Have plenty of batteries on hand for these activities.

Things to Do With Flashlights for Kids

by Susan Revermann

Just because the sun goes down doesn’t mean the kids have to stop having fun. Pull out some flashlights and keep the party going with some flashlight games and activities. Stock up on batteries, because you're going to find that flashlights are not only for emergencies -- kids can get creative and use them in all sorts of entertaining ways.

Stargazing Cards

You can turn a flashlight into a lesson on the stars. Use a pencil to draw a star constellation on a piece of black construction paper and punch holes where the stars should be with a hole punch. Turn the lights off, hold the paper up and shine a flashlight behind the paper. The light should only shine through the holes and cast light on the wall so your child can see what the star constellation looks like. If it’s a clear night, go outside and try to find that constellation in the sky. Create as many paper constellations as you and your child want to find.

Shadow Puppets

The entertainment value of shadow puppets never goes out of style. Lay a flashlight on its side on a table so the light shines on the wall. Show your child how to use her hands in different positions to make animal or people shapes on the wall. Once she gets the hang of it, you can turn it into an interactive puppet show. If she struggles with using her hands, you can always cut animal and people shapes out of note cards, attach popsicle sticks with tape and use them to cast shadows on the wall.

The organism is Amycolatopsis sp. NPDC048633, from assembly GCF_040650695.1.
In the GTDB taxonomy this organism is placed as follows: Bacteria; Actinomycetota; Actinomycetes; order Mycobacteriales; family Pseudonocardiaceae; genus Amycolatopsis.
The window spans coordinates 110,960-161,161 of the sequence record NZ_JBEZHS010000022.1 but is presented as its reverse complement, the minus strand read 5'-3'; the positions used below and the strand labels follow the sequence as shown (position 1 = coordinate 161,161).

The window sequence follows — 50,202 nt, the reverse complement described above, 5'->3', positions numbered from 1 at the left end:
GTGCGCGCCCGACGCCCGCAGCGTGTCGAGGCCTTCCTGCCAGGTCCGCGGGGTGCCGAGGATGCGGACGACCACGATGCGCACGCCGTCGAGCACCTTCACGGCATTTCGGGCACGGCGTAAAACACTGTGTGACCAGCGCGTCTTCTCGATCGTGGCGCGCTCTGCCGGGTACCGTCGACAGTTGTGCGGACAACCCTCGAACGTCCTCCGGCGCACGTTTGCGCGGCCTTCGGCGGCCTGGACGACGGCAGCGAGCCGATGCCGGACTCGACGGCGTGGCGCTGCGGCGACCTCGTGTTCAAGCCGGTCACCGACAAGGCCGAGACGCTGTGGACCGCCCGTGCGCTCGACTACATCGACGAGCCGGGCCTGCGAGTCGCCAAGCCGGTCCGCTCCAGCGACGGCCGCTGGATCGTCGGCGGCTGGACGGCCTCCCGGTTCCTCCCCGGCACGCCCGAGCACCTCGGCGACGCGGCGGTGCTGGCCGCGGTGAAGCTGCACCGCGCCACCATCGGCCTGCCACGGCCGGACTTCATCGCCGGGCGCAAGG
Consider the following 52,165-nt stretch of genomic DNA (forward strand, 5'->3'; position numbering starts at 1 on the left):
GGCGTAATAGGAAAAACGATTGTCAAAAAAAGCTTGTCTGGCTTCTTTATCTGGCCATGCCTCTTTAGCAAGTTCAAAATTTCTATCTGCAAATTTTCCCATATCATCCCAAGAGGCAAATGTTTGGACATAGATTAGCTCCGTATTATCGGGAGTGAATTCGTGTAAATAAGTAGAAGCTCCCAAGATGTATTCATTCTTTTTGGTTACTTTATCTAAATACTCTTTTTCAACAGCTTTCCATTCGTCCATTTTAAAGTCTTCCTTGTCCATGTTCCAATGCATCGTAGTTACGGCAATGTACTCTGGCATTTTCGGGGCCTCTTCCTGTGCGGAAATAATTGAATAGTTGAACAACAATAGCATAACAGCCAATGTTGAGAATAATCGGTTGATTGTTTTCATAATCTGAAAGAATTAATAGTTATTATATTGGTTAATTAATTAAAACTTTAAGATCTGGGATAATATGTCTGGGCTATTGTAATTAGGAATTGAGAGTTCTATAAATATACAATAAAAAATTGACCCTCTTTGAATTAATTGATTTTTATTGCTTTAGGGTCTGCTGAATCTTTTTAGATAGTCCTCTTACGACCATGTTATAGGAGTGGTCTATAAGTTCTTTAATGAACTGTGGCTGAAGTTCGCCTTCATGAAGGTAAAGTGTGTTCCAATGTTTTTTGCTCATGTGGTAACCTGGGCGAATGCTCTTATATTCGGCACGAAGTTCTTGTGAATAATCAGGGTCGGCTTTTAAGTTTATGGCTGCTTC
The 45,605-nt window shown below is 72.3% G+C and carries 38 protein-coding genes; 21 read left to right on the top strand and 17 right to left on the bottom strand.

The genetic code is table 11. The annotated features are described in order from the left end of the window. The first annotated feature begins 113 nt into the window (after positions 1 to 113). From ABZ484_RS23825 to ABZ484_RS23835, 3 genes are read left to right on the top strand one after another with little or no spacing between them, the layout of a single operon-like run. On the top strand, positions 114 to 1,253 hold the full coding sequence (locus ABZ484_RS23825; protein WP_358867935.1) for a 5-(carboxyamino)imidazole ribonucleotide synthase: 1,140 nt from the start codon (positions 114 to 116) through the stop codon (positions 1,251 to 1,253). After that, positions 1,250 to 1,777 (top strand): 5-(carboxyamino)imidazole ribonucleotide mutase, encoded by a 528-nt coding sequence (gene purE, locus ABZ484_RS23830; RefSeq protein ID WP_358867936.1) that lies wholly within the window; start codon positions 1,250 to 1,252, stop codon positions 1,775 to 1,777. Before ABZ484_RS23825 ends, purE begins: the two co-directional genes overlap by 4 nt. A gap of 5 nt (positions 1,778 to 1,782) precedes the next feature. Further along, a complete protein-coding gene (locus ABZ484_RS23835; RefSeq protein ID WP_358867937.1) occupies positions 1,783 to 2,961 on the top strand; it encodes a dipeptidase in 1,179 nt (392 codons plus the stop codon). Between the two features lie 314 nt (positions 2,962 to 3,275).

Flashlight Tag

Whether your child is in the house, at a park or running around on the lawn after dark, flashlight tag offers an entertaining physical activity that amuses children of all ages. One person holds the flashlight and is “It” and the other kids hide around the play area. The “It” person has to search around to find the others. Once the person finds the hiding kids, she flashes them with her flashlight and they are out. The last person to be found is the new “It” person and a new game starts.


Storytelling with flashlights inside a fort made of sheets, blankets, pillows and chairs is an unforgettable nighttime activity. Each person participating in this activity gets to take a turn holding the flashlight and telling a story. The flashlight can be held under the chin, on the fort walls or moved around to point at different objects of interest. If there are young children, keep the storytelling entertaining, pleasant and not scary.

Flashlight Obstacle Course

Setting up an obstacle course in the house can keep those kiddos busy for hours. Create an obstacle course with blankets, pillows, chairs and cardboard boxes. Place painter’s tape on the floor to indicate where the children need to go next. Hand each child a flashlight, turn off the lights and tell them to navigate their way through the course. Jump out and surprise them at the end for a big finish.

Photo Credits

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